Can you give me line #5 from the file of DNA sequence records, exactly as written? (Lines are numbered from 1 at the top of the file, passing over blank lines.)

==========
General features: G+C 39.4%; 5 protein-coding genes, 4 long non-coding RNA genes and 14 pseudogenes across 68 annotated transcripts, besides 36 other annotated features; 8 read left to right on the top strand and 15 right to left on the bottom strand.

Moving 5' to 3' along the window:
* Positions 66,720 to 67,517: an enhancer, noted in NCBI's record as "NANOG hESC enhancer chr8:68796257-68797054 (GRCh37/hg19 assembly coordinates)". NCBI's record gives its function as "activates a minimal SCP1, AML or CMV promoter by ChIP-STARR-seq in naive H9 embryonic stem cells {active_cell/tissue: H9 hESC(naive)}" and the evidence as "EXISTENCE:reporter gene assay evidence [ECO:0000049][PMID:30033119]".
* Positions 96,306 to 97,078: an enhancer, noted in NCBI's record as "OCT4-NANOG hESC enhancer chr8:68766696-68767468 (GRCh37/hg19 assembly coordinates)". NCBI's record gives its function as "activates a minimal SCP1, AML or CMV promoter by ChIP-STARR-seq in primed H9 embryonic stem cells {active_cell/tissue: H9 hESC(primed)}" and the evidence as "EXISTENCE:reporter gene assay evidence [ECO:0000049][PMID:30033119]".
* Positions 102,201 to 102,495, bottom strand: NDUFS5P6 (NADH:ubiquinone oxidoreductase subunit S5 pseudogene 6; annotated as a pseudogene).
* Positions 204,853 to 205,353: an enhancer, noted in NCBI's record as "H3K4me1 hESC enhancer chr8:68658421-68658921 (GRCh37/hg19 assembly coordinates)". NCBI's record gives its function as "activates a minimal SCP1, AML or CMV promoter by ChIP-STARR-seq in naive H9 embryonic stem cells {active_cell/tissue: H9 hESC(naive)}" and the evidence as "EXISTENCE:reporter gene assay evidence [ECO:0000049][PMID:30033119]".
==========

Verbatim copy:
* Positions 102,201 to 102,495, bottom strand: NDUFS5P6 (NADH:ubiquinone oxidoreductase subunit S5 pseudogene 6; annotated as a pseudogene).